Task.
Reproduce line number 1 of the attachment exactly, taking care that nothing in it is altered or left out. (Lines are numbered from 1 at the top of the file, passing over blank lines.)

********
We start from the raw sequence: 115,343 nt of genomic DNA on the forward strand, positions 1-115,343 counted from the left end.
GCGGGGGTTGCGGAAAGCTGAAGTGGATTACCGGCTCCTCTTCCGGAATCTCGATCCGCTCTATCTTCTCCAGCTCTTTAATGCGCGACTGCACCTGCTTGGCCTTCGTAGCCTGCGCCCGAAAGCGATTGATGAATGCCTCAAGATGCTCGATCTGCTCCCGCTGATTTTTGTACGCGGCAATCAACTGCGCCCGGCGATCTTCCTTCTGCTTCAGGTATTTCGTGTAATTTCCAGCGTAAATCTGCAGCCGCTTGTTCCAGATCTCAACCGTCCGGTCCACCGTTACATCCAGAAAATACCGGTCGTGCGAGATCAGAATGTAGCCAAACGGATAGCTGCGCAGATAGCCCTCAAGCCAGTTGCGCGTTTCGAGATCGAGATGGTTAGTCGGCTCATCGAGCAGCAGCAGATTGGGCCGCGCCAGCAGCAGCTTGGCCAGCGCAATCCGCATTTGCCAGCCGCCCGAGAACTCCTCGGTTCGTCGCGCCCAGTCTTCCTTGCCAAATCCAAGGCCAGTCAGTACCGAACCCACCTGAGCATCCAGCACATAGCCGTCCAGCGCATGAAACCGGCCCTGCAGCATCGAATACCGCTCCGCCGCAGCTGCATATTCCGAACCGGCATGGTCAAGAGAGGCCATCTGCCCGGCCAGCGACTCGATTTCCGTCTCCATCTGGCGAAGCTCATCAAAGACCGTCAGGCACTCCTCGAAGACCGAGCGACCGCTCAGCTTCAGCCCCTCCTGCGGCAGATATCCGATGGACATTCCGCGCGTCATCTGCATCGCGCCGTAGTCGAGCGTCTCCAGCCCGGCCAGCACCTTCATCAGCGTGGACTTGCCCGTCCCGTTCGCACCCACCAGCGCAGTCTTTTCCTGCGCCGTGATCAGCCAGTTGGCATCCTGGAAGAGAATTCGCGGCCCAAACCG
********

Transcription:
We start from the raw sequence: 115,343 nt of genomic DNA on the forward strand, positions 1-115,343 counted from the left end.